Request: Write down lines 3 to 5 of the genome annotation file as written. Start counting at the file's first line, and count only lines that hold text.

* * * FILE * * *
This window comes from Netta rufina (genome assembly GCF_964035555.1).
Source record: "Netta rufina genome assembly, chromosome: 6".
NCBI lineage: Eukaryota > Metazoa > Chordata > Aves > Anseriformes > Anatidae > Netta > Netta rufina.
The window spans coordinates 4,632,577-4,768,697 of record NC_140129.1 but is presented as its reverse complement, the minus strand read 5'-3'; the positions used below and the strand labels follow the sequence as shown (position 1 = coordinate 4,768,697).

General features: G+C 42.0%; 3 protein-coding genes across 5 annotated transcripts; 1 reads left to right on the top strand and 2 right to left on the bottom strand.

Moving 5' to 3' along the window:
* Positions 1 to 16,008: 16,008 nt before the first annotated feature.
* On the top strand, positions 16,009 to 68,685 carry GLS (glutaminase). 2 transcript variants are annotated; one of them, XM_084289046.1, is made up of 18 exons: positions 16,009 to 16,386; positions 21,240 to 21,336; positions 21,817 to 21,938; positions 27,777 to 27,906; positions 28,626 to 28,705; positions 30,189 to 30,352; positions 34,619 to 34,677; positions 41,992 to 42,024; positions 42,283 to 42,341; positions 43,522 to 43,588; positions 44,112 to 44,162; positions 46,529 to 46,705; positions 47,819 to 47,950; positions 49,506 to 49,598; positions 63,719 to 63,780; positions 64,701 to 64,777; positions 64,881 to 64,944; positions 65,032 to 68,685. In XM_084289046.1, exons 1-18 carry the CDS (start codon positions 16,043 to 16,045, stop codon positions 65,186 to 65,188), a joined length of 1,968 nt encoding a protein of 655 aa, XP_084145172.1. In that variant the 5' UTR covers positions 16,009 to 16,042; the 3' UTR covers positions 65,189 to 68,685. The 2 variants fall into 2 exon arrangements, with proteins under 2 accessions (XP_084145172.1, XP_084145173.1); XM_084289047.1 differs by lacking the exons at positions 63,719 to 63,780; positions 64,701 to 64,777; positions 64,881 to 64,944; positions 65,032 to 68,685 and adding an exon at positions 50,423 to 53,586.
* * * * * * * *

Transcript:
NCBI lineage: Eukaryota > Metazoa > Chordata > Aves > Anseriformes > Anatidae > Netta > Netta rufina.
The window spans coordinates 4,632,577-4,768,697 of record NC_140129.1 but is presented as its reverse complement, the minus strand read 5'-3'; the positions used below and the strand labels follow the sequence as shown (position 1 = coordinate 4,768,697).

General features: G+C 42.0%; 3 protein-coding genes across 5 annotated transcripts; 1 reads left to right on the top strand and 2 right to left on the bottom strand.